Pai said wireless providers are empowered to continue preventing a flood of text messages. He also said the FCC should not make it easier for spammers to bombard consumers with unwanted texts, but that that is what would happen if they were subject to common carrier regs under Title II, as mass texting companies have asked. He said he refused to allow robotexts to infest phones. "We stand with the American consumer."
Commissioner Michael O'Rielly said that text messages are not interconnected and should not be subject to common carrier regs and that the ruling will allow text messaging services to better compete with instant messaging services like Snapchat or WhatsApp.
O'Rielly pointed out that the next generation of texting service will also be considered Title I. But O'Rielly also said the FCC should finally classify VoIP as an information service.
Commissioner Brendan Carr said the decision simply clarifies the status quo, but said neither the facts nor the law matters to those interested in the "partisan politics of dissent." He said such apocalyptic rhetoric was SOP for "that crowd."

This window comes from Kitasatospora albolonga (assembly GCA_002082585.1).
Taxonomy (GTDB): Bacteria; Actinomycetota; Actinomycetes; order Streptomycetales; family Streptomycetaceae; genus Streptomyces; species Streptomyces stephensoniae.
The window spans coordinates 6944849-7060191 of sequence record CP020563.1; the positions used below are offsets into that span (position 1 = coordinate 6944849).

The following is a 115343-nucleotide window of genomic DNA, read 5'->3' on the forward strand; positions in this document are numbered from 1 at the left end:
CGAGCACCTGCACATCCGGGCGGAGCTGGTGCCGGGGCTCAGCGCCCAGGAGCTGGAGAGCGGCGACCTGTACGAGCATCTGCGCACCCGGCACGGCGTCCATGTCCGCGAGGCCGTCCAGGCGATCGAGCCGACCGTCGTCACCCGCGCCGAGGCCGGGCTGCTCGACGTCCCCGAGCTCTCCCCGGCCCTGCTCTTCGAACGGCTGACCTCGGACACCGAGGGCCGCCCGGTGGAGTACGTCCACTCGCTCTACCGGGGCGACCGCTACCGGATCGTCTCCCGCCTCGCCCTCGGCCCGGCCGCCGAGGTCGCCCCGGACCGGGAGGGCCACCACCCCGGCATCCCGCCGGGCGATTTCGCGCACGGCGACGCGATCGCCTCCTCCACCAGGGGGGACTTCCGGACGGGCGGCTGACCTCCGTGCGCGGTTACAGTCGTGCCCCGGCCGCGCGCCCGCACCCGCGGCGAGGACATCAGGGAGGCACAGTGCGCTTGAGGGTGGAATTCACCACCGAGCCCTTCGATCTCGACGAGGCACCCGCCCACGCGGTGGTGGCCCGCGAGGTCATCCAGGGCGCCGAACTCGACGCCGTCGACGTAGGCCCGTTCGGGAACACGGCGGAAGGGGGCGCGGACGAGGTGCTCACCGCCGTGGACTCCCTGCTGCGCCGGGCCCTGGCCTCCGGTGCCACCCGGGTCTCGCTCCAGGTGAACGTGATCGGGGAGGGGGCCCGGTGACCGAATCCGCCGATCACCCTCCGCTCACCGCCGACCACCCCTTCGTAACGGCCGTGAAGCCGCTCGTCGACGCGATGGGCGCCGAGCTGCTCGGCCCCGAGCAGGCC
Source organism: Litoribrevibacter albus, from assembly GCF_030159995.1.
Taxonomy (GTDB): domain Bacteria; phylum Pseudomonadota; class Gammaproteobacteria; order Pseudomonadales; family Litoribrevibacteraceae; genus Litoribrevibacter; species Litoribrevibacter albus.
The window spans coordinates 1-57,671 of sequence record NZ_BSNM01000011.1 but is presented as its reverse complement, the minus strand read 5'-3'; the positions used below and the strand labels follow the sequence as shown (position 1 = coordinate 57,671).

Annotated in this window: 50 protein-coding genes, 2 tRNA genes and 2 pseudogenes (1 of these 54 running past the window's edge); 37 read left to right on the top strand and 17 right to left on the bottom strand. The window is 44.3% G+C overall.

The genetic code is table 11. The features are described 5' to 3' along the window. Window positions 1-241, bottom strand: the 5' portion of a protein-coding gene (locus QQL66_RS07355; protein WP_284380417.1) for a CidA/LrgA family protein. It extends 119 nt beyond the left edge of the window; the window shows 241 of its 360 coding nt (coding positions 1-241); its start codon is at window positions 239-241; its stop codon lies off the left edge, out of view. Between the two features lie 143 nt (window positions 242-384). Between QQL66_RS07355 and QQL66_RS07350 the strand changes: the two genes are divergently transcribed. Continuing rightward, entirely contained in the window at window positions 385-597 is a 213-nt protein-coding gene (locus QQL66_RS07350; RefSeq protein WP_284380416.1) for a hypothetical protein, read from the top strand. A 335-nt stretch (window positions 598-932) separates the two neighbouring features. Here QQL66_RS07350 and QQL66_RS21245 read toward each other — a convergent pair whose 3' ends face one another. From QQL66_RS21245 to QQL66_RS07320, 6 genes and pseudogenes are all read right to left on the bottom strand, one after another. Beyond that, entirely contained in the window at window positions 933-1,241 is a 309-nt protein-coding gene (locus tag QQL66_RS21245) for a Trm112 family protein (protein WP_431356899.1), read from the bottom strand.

He said the same groups that predicted doom and gloom after the Restoring Internet Freedom order classified ISPs as Title I services "trotted out" their "sky is falling" rhetoric, and that would be similarly proven untrue.
Rosenworcel, who strongly opposed the FCC's deregulation of net neutrality rules, was not celebrating the latest Title I classification. “In [today’s decision], the Federal Communications Commission continues its quest to dismantle the regulatory frameworks that protect Americans and that were intended to make phone, cable, and internet service more fair and more affordable," she said.
"We do that here by considering a petition that asks us to affirm what should be obvious—that text messaging is “telecommunications”—which is to say that when you send a text, you expect that your carrier will send it where you want it to go without changing its content or blocking it. It’s that simple. But instead of using this common-sense approach, this agency does the opposite. We twist the law to reach the conclusion that you no longer have the final say on where your text messages go and what they say. That means your carrier now has the legal right to block your text messages and censor the very content of your messages...This agency did the same thing with internet service last year."